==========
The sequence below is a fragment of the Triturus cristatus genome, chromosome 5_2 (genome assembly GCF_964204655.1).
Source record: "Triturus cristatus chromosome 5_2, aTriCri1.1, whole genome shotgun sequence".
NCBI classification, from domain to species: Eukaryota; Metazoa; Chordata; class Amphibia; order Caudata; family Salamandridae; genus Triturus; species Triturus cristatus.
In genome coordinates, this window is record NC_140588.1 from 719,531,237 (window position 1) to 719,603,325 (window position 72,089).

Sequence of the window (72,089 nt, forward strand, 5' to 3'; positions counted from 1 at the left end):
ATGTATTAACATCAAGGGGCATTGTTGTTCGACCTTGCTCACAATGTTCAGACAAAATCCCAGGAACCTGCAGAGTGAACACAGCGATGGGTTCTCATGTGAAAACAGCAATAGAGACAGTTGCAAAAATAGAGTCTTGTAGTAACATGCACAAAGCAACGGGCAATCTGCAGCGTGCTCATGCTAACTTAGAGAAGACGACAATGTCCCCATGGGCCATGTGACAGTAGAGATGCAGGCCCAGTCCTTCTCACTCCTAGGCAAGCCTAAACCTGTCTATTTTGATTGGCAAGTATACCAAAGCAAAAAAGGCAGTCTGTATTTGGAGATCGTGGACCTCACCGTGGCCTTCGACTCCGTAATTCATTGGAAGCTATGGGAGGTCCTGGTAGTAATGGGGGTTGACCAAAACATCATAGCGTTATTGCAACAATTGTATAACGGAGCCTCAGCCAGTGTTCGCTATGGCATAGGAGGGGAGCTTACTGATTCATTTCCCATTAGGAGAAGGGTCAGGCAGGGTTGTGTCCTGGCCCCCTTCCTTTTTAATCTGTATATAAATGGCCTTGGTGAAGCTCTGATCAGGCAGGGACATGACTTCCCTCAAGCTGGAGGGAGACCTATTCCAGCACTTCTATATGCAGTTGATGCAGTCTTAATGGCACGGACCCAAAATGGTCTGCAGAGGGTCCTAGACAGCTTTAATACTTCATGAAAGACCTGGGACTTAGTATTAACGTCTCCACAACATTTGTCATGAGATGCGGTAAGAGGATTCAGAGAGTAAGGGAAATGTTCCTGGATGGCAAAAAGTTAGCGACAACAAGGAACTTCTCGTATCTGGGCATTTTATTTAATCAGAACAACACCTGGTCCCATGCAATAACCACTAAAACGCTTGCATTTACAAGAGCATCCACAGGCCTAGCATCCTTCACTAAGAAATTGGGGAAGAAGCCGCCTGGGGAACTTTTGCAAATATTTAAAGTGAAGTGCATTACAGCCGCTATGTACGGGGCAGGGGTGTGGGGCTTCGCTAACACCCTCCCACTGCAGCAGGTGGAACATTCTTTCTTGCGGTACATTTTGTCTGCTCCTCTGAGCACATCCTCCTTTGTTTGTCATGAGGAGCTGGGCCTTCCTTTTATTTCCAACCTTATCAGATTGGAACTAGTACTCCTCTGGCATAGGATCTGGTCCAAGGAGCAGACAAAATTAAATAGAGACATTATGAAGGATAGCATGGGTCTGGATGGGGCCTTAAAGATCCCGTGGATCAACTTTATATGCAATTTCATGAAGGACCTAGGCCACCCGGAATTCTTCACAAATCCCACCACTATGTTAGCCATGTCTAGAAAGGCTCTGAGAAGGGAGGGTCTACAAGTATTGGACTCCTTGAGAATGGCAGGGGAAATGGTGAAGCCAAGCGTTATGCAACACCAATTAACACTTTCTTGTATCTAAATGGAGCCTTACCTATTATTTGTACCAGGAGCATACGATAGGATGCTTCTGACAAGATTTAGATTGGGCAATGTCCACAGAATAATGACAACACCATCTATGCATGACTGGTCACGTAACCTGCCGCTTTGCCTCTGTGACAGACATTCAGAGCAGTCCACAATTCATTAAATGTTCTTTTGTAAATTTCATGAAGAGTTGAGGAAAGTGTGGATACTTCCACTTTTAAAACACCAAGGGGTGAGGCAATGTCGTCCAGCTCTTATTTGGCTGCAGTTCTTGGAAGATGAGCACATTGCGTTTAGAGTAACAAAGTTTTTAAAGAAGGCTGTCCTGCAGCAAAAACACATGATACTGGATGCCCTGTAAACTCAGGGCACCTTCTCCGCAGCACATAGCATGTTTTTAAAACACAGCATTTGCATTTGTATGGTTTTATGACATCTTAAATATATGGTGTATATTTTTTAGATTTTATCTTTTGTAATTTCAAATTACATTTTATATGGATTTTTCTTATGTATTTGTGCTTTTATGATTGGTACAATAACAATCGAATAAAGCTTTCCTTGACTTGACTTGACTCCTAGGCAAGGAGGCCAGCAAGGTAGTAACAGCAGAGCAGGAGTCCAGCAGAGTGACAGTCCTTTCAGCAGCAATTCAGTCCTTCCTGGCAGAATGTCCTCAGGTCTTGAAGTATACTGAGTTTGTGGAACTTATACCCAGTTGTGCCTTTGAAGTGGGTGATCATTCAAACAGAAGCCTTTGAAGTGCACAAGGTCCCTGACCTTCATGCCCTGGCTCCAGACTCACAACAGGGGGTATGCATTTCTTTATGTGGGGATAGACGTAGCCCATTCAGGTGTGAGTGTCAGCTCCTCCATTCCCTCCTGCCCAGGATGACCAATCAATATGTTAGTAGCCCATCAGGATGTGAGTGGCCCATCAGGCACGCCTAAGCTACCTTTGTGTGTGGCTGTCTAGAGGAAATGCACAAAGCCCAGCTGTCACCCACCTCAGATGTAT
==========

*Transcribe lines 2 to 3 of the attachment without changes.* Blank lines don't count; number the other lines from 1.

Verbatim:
Source record: "Triturus cristatus chromosome 5_2, aTriCri1.1, whole genome shotgun sequence".
NCBI classification, from domain to species: Eukaryota; Metazoa; Chordata; class Amphibia; order Caudata; family Salamandridae; genus Triturus; species Triturus cristatus.